Charitable Giving and the New Tax Code - Adviser Investments

Charitable Giving and the New Tax Code

April 19, 2018

Episode Description
Interview with Jeff DeMaso and Rick Winters

What impact will the new tax code have on your financial planning and your legacy? Here are some strategies to consider.

Episode Transcript

Jeff DeMaso: Hello, this is Jeff DeMaso, director of research at Adviser Investments, with another “Adviser You Can Talk To” podcast. Today, I have as my guest Rick Winters, who is a portfolio executive as well as a member of our portfolio review committee. Rick has been at Adviser Investments since 2001 and has been honored as a Five-Star Wealth Manager six times in Boston Magazine. Rick has also earned his CFP®, CRPC® and AWMA® designations, which tells you Rick still loves to learn and is passionate about financial planning. Rick, thanks for joining me. So let’s talk a little bit about the tax code. I often look at it from the investment side of things, what it means for corporate earnings, and future investment and repatriation of cash. But you’re talking to individuals and what they’re doing with their money day-in and day-out and what their long term plans are. So what are you talking to them about in regards to the new tax code?

Rick Winters: Right, it is absolutely the center of conversation because it all came in so quickly at the end of the year. The main thing that we’ve been talking about with clients is: How does it impact them? And on the front end of it, besides the brackets moving around, there’s still seven individual brackets whether you’re single filing or jointly. But the big change is the fact that you’re getting massive change in the standard deduction. Which is going to be a big player on those things that everybody was always looking for, which is itemized deductions, being able to deduct that interest on the mortgage, being able to get deductions from your charitable giving. That is actually the biggest change. The next thing that you’re actually looking at is the personal deduction. Which actually has gone away. But they’ve actually shifted over to a much larger credit for kids. So for those people that actually have children this is going to be a big play for them.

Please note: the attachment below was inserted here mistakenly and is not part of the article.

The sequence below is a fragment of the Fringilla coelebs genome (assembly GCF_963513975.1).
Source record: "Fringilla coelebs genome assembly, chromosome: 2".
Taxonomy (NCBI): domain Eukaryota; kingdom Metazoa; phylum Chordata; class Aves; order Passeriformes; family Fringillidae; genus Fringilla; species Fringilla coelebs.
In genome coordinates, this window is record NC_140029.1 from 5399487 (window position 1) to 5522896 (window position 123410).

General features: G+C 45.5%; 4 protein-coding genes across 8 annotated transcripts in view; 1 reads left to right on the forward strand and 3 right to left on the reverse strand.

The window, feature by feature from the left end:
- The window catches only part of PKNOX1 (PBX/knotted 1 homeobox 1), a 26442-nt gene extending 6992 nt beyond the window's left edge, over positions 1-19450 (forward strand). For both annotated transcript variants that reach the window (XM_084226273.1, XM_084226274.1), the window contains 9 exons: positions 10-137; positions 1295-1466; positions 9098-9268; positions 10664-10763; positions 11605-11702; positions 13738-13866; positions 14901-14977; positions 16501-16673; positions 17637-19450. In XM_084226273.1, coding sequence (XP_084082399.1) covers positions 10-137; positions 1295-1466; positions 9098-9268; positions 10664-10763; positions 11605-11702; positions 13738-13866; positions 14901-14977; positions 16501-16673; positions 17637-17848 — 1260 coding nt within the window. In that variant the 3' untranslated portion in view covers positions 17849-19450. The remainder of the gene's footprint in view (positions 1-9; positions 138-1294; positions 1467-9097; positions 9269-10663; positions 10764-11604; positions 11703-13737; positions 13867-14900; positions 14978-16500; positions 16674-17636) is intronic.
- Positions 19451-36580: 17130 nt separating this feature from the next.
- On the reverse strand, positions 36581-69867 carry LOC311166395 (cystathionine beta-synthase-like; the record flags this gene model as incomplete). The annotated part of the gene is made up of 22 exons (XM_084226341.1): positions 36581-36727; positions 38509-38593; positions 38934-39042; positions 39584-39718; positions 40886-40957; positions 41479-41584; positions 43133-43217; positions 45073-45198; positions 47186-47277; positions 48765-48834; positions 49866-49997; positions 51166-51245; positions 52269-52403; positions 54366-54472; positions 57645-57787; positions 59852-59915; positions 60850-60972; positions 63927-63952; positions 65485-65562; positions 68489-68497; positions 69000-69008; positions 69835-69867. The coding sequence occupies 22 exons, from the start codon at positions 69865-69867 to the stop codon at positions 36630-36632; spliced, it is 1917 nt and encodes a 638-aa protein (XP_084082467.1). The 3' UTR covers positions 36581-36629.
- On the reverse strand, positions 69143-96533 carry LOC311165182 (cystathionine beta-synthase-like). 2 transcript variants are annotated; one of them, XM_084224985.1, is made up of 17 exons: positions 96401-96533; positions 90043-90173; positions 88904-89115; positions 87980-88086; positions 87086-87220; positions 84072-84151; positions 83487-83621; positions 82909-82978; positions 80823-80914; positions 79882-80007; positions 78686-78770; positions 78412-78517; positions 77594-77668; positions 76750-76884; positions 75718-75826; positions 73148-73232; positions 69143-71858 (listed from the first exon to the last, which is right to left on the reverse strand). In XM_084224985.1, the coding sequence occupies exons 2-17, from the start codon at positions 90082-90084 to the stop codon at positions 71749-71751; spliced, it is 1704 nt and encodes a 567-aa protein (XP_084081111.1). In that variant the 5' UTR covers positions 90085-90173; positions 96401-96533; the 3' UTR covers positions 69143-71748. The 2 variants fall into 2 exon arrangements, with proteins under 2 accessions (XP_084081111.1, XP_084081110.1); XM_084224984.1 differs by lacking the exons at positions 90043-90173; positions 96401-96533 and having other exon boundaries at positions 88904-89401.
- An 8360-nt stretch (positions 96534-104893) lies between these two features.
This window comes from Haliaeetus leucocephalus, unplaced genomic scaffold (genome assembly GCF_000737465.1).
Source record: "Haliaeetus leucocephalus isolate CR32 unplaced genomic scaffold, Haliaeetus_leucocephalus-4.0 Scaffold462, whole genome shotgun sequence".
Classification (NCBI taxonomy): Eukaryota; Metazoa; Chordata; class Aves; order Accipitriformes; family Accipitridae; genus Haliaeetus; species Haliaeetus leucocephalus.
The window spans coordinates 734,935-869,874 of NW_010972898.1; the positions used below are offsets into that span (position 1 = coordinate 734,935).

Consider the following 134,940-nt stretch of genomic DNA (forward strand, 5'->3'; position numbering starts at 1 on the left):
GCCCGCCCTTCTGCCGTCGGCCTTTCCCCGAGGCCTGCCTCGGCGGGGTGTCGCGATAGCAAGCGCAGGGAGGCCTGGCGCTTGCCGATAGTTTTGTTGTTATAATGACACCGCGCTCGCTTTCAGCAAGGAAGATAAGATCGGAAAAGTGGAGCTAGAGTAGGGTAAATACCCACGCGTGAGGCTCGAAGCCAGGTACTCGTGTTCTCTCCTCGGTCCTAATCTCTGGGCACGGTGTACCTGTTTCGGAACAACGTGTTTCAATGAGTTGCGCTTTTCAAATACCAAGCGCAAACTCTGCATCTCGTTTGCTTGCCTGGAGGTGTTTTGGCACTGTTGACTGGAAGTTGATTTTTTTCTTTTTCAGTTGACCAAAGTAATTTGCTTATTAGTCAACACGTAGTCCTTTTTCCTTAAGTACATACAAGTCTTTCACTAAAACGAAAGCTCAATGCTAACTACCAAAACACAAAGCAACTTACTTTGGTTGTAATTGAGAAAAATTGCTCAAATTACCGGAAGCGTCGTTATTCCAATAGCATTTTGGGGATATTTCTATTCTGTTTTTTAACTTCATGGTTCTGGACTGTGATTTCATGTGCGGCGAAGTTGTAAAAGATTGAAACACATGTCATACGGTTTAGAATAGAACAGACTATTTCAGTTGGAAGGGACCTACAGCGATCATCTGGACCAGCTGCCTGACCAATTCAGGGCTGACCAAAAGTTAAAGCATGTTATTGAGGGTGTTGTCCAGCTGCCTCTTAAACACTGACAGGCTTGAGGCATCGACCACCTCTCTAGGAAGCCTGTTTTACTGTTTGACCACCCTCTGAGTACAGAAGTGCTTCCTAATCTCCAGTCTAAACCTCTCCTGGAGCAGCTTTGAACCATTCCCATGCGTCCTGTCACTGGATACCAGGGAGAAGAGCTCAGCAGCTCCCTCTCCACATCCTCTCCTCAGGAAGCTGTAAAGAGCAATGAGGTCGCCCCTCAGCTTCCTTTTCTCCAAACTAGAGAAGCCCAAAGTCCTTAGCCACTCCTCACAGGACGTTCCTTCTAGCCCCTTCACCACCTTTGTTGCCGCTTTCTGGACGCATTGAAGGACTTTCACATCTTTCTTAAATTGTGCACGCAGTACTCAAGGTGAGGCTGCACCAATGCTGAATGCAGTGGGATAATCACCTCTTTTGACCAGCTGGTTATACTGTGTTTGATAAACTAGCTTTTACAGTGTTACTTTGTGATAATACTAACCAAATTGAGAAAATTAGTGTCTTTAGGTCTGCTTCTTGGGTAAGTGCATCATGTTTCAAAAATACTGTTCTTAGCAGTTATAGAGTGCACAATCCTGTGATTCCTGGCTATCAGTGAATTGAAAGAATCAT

Jeff DeMaso: Alright, well you mentioned charitable deducting, so let’s talk there. Has the new tax bill affected how you think about charitable giving? And is giving to charity really all just about taxes?

Rick Winters: Well with the charitable giving, one of the biggest things that we always focus on is obviously there’s taxes at play. And that was always something that was motivating at the end of the year, to figure out how you can maximize your giving to all of the various charities that you want to support. Maybe you had a conversation with your accountant or your adviser, they said, “Yeah you should probably up your giving.” But with this tax law change, they’re going from 47 million people who itemized in 2017, or expected to, down to an expected number of like 19 million. So those that were really motivated to give to charity based on tax impact, that may be a major shift for some of these charities.